Tiny 3D-printed medical camera could be deployed from inside a syringe

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Researchers printed imaging components for optical microscopes with a diameter and height of 125 micrometers, and then attached them to the end of an optical fiber the width of two human hairs(Credit: University of Stuttgart, 4th Physics Institute)

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Getting inside the human body to have a look around is always going to be invasive, but that doesn't mean more can't be done to make things a little more comfortable. With this goal in mind, German researchers have developed a complex lens system no bigger than a grain of salt that fits inside a syringe. The imaging tool could make for not just more productive medical imaging, but tiny cameras for everything from drones to slimmer smartphones.

Scientists from the University of Stuttgart built their three-lens camera using a new 3D printing technique. They say their new approach offers sub-micrometer accuracy that makes it possible to 3D print optical lens systems with two or more lenses for the first time. Their resulting multi-lens system opens up the possibility of correcting for aberration (where a lens cannot bring all wavelengths of color to the same focal plane), which could enable higher image quality from smaller devices.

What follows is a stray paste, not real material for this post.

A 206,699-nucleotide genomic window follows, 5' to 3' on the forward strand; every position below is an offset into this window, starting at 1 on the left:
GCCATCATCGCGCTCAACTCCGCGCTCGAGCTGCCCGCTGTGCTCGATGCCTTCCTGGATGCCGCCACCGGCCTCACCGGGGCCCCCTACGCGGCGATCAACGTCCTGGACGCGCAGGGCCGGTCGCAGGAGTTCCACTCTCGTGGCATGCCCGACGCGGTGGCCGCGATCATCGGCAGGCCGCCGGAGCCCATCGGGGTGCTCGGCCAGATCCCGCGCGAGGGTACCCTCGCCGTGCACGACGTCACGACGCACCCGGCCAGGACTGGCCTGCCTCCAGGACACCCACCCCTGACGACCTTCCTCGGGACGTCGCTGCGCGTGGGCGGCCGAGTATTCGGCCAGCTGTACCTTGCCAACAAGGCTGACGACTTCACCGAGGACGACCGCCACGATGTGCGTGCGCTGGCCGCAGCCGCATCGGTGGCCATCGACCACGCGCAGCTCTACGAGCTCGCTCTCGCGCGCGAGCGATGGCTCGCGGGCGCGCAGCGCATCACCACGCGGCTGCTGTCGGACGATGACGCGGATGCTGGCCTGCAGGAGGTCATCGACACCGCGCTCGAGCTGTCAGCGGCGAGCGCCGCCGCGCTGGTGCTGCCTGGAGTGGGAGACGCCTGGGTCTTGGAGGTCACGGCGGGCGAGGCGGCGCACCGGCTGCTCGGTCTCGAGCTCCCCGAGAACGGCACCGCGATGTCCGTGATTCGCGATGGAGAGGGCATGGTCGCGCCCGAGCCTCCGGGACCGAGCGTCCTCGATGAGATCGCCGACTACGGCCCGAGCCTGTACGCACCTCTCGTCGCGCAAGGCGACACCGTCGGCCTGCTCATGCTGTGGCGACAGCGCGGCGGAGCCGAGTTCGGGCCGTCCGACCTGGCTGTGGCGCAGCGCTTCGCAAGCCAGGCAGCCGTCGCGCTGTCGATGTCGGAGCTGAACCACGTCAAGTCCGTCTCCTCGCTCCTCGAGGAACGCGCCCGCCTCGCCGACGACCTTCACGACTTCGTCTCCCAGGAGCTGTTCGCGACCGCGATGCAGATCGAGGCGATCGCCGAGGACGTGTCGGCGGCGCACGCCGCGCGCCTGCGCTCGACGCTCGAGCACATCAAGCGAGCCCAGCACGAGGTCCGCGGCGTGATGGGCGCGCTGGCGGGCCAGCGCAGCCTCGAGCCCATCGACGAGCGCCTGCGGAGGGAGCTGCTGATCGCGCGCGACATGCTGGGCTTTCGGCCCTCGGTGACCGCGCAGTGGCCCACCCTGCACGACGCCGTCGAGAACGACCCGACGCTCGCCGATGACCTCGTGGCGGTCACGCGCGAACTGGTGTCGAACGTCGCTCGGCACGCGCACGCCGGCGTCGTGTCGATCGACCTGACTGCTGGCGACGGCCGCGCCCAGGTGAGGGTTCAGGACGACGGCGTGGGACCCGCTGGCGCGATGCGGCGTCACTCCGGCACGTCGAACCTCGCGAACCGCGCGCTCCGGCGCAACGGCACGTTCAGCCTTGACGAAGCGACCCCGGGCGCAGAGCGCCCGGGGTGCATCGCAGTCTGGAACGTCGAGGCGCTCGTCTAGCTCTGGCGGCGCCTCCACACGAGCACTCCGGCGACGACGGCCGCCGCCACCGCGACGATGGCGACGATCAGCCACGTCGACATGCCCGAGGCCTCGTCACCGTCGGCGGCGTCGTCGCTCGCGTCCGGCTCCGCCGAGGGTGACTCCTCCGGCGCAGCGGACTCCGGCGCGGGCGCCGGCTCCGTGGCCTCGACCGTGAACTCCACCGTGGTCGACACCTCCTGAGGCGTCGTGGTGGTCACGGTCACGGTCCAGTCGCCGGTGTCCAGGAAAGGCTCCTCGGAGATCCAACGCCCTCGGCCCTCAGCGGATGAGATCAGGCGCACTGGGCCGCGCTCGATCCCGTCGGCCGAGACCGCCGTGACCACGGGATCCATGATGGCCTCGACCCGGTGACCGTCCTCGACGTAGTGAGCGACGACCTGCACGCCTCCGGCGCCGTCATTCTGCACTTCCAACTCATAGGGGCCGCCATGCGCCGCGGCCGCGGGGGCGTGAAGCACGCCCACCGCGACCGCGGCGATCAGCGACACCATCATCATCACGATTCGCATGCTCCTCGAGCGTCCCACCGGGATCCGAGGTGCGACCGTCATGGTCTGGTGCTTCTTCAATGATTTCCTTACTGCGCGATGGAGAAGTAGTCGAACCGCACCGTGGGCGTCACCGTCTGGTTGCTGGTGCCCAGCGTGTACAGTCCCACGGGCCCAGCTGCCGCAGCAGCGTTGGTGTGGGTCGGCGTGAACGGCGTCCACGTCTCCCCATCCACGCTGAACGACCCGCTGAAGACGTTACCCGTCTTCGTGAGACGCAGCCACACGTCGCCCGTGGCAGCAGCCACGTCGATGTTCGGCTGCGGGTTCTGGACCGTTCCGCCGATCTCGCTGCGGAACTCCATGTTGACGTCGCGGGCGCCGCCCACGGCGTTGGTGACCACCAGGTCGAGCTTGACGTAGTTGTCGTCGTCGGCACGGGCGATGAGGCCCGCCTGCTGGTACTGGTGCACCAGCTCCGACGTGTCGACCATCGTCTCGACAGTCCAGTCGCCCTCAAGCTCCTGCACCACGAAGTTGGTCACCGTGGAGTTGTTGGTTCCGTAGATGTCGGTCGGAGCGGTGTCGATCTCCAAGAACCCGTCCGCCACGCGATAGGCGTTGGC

Here's how they did it. Using a femtosecond laser, where the pulse durations were shorter than 100 femtoseconds (a femtosecond is one quadrillionth of a second), they blasted a light-sensitive material resting on a glass substrate. Two photons are absorbed by the material, which exposes it and crosslinks polymers within. Unexposed material is then washed away with a solvent, leaving behind the hardened, crosslinked polymer used to form the optical element.

The team used this approach to print imaging components for optical microscopes with a diameter and height of 125 micrometers, and then attached them to the end of a 5.6-ft (1.7-m) optical fiber the width of two human hairs. The camera on the end of this small endoscope is capable of focusing on images from a distance of 3 mm (0.12 in). The team says the entire imaging system fits comfortably inside a standard syringe needle, which raises the possibility of delivering it to directly to organs, and even the brain.

To demonstrate wider applications of the lens, the researchers also printed it onto a CMOS image chip to create a tiny sensor. They say that the manufacturing method is rapid and the approach could translate to camera drones no bigger than bees, along with smaller sensors for autonomous cars, robots, the human body and of course, smartphones.

"The time from the idea, the optics design, a CAD model, to the finished, 3D-printed micro-objectives is going to be less than a day," says Professor Harald Giessen, from the University of Stuttgart's 4th Physics Institute. "We are going to open potentials just like computer-aided design and computer-integrated manufacturing did in mechanical engineering a few years ago."

The research was published in the journal Nature Photonics.

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